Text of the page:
ABSTRACT: We have performed hydrodynamical simulations of the longtime evolution of protoneutron stars to study the nucleosynthesis using the resulting wind trajectories. Although the conditions found in the present wind models are not favourable for the production of heavy elements, a small enhancement of the entropy results in the production of rprocess elements with A $\approx$ 195. This allows us to explore the sensitivity of their production to the hydrodynamical evolution (wind termination shock) and nuclear physics input used. Comment: Conference proceedings: Nuclear Physics in Astrophysics IVJournal of Physics Conference Series 09/2009; DOI:10.1088/17426596/202/1/012007 
[Show abstract] [Hide abstract]
ABSTRACT: Electron captures on nuclei play an important role in the dynamics of the collapsing core of a massive star that leads to a supernova explosion. Recent calculations of these capture rates were based on microscopic models which account for relevant degrees of freedom. Due to computational restrictions such calculations were limited to a modest number of nuclei, mainly in the mass range A=45–110. Recent supernova simulations show that this pool of nuclei, however, omits the very neutronrich and heavy nuclei which dominate the nuclear composition during the last phase of the collapse before neutrino trapping. Assuming that the composition is given by Nuclear Statistical Equilibrium we present here electron capture rates for collapse conditions derived from individual rates for roughly 2700 individual nuclei. For those nuclei which dominate in the early stage of the collapse, the individual rates are derived within the framework of microscopic models, while for the nuclei which dominate at high densities we have derived the rates based on the Random Phase Approximation with a global parametrization of the single particle occupation numbers. In addition, we have improved previous rate evaluations by properly including screening corrections to the reaction rates into account.Nuclear Physics A 09/2009; DOI:10.1016/j.nuclphysa.2010.09.012 · 2.50 Impact Factor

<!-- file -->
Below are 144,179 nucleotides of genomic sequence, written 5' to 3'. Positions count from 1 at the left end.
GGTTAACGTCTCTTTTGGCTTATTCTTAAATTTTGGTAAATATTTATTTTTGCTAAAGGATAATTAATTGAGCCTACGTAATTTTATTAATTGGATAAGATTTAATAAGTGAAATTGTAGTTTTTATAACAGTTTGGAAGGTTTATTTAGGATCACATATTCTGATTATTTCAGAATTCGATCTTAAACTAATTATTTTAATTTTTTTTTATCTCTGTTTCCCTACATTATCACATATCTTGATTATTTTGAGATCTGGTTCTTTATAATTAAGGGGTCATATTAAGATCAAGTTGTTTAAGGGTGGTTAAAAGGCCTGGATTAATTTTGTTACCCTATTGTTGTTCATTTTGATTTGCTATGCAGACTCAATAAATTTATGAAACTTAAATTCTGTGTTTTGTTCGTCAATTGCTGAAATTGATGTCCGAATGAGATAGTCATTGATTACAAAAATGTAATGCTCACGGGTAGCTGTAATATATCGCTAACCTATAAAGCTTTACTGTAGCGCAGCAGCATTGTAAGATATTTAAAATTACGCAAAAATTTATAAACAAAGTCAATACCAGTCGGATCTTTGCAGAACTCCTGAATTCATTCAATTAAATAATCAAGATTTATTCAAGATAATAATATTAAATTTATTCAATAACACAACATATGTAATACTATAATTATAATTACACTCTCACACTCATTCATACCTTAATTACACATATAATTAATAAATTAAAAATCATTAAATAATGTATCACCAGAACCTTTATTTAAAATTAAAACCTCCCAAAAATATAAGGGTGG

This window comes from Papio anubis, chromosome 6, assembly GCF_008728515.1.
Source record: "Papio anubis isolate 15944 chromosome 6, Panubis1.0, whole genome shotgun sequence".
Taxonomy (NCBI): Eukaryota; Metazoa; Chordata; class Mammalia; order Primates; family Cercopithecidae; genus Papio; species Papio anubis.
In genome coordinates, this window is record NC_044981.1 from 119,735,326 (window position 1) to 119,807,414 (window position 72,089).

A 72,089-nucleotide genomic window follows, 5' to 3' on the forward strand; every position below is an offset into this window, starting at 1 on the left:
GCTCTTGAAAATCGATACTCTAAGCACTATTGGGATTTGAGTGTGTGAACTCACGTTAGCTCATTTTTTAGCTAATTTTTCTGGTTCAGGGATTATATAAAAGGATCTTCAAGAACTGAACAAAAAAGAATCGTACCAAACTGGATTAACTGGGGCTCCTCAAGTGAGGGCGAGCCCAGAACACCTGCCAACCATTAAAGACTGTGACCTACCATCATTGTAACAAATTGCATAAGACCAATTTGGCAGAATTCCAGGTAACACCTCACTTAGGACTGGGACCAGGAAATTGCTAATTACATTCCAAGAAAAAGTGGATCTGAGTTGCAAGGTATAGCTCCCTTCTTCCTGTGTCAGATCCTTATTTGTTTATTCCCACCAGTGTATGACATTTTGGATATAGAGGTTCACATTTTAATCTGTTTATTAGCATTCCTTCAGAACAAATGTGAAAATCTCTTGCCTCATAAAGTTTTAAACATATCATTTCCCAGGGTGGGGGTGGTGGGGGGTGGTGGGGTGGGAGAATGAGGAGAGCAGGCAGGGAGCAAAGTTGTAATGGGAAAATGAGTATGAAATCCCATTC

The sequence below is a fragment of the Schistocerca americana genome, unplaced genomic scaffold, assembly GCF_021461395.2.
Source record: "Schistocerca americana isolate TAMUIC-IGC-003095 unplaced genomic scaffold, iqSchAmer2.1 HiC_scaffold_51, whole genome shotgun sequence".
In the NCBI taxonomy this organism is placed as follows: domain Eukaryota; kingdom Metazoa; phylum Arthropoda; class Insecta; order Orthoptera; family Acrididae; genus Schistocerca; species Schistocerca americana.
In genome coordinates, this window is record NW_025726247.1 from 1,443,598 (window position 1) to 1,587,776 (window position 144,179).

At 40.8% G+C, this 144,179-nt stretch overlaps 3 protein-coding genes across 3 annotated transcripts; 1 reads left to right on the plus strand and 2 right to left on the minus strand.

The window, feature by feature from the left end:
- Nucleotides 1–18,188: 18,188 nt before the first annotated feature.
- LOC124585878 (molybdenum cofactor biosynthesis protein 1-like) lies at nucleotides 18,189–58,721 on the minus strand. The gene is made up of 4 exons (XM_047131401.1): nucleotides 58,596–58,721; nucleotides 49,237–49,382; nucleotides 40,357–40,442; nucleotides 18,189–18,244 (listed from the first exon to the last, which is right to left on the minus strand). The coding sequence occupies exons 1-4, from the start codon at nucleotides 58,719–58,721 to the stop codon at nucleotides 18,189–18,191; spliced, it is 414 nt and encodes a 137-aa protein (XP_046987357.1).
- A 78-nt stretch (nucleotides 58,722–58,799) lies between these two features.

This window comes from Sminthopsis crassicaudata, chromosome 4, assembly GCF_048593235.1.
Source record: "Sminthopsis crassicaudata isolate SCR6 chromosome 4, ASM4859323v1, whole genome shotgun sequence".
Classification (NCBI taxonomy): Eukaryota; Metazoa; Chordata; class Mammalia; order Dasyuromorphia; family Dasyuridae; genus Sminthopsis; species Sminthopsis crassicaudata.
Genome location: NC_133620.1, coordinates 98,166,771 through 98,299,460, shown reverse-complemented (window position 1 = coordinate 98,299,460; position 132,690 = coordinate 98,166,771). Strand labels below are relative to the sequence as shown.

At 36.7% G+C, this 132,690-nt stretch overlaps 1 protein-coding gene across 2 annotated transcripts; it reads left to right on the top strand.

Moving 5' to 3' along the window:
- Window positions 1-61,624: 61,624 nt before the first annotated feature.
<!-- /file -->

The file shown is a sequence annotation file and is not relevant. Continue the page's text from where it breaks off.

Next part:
Physical Review C 07/2009; 80(1). DOI:10.1103/PhysRevC.80.019905 · 3.88 Impact Factor

[Show abstract] [Hide abstract]